Managing Equine Metabolic SyndromeBy Kentucky Equine Research Staff · June 9, 2011
Horses with equine metabolic syndrome (EMS) generally show three signs of this disease: obesity (the whole horse looks fat, or it seems to have a reasonable body condition except for areas of fatty tissue such as a cresty neck or fat pads around the tail head); laminitis (current, history, or high risk); and insulin resistance (can be determined by a blood test). Both diet and exercise are included in a management plan for horses with EMS.
Horses that are obese and have insulin resistance do not need to be given concentrates, as these feeds are loaded with carbohydrates. They should be supplemented with a vitamin-mineral product as well as 1,000 IU of vitamin E if they are not consuming fresh forage. Hay should be the major dietary component, preferably with a nonstructural carbohydrate content of less than 10%. If hay analysis shows a higher nonstructural carbohydrate content, the hay can be soaked in cold water for 30 minutes prior to feeding to remove some of the sugar. These horses can be allowed to graze on a limited basis, but should be watched very carefully for signs of laminitis related to consumption of sugars in grass. Grazing muzzles and drylots can be used to allow the horse to exercise freely while limiting carbohydrate consumption. An exercise program needs to be planned on an individual basis for each horse. Beginning with short periods of easy work, exercise should be increased gradually as the horse can tolerate it. Daily exercise and limited dietary intake should help to control weight and decrease insulin resistance.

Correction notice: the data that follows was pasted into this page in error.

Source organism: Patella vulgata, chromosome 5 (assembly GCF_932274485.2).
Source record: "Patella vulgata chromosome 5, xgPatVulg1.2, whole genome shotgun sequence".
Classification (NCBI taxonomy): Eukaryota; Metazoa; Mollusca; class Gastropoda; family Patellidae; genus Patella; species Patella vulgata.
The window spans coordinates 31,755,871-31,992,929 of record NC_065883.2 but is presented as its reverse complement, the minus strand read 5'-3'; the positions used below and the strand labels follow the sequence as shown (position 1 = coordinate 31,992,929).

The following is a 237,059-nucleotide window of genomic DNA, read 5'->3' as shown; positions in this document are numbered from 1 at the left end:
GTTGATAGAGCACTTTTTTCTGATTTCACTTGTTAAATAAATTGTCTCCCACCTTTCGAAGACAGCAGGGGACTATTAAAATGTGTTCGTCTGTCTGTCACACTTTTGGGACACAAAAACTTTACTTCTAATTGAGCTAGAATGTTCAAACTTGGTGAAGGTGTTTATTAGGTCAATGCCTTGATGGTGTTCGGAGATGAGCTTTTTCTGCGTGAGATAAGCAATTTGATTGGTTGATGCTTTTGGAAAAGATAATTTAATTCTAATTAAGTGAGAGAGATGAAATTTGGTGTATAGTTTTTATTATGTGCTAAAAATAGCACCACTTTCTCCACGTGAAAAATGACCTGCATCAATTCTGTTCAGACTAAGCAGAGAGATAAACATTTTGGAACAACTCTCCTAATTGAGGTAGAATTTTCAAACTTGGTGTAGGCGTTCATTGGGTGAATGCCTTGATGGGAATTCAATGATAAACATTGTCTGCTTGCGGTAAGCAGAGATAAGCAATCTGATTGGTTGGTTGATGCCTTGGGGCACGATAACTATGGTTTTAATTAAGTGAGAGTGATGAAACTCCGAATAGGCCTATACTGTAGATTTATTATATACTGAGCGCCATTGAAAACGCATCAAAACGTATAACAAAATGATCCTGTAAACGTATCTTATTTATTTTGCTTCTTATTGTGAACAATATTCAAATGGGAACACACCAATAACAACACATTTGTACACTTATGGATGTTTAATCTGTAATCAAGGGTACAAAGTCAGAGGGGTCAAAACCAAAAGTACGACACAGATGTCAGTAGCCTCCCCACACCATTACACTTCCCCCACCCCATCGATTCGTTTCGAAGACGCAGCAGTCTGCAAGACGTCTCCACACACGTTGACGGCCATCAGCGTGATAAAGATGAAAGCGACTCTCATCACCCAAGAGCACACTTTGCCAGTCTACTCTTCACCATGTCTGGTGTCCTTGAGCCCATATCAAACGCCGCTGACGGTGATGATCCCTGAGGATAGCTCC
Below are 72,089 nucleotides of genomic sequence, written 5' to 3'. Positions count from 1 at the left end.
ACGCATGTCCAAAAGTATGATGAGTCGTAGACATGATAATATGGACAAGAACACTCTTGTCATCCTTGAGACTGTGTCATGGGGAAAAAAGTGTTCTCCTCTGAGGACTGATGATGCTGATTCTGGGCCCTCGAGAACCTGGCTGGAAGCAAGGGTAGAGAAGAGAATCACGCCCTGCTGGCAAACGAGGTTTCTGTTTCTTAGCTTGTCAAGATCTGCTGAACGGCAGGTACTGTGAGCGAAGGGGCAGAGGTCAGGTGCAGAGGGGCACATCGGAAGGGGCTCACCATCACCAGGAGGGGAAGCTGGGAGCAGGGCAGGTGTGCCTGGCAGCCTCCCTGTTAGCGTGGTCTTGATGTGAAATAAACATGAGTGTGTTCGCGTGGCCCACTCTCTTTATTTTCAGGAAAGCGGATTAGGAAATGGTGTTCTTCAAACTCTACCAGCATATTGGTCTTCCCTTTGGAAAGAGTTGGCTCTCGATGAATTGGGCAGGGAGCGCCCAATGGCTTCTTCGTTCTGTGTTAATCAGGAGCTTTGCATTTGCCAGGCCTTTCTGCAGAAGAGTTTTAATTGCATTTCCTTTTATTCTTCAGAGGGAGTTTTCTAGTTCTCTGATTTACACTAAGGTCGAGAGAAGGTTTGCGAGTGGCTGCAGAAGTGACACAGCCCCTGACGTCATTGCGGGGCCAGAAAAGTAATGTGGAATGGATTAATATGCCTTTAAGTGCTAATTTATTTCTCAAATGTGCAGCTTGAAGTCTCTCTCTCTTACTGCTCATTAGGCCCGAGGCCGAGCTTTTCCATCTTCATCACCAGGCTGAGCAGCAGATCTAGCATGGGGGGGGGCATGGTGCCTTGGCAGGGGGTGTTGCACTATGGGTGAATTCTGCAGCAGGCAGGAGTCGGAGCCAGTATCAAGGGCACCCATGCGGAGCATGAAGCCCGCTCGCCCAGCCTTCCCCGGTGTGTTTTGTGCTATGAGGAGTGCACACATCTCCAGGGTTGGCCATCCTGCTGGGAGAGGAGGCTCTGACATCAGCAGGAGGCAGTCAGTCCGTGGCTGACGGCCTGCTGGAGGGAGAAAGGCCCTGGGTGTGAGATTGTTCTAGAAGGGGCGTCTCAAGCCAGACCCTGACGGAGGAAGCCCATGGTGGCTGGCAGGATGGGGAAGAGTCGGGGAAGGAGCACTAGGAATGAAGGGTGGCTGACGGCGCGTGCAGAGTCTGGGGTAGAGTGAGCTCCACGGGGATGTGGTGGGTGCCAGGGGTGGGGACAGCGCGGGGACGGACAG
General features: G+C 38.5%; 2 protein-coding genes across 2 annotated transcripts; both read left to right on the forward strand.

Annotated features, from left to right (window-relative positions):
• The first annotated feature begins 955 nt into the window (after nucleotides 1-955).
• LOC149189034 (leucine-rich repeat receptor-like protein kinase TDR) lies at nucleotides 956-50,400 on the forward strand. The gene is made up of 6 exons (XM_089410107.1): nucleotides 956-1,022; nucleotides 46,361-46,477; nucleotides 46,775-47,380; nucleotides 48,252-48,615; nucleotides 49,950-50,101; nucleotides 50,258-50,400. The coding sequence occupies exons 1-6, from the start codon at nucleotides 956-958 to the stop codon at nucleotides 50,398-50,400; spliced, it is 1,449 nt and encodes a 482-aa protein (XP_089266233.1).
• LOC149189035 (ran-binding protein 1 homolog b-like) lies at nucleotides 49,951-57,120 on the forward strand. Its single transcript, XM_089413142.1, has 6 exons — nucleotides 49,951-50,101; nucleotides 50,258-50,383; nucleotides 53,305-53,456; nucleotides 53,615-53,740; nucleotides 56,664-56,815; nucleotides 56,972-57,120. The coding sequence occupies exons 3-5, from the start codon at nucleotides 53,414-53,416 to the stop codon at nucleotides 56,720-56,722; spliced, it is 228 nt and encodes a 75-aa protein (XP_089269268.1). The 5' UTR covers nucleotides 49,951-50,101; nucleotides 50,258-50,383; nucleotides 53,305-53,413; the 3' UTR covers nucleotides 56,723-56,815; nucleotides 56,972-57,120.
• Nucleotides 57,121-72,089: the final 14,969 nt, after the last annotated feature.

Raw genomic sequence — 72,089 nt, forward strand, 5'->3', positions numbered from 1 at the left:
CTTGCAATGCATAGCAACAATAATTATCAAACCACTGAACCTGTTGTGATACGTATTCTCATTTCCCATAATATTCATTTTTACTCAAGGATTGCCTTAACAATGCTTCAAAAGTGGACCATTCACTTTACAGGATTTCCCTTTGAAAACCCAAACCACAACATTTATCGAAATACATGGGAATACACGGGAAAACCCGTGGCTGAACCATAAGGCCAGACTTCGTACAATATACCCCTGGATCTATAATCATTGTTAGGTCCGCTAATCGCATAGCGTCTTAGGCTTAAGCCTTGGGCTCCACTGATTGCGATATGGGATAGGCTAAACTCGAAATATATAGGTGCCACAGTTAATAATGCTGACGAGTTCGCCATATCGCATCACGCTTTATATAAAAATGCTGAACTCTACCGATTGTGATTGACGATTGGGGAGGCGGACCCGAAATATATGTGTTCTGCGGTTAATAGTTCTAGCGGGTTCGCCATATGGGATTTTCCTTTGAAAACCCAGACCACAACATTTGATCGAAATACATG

Some horses with EMS do not appear particularly obese, but have cresty necks and other regional adiposity. They may even be a bit thin, requiring concentrates to maintain body condition. High-sugar sweet feeds are not recommended for these horses, but they can be fed low-carbohydrate feeds. Many of these supply energy through the inclusion of super fibers (beet pulp and soy hulls), fats, and oils (rice bran and vegetable oil are common ingredients). These horses also benefit from exercise, but must be fed more calories if they perform at a high level.
Horses with acute laminitis need to be taken off pasture and concentrates. They do best on grass hay with a low carbohydrate content as well as a vitamin-mineral supplement. Hay should be provided at 1.5% to 2% of the horse's body weight daily. During the acute phase, laminitic horses will usually be unable to exercise, but as laminitis subsides, they can often take up an exercise program, especially if therapeutic shoeing has been done.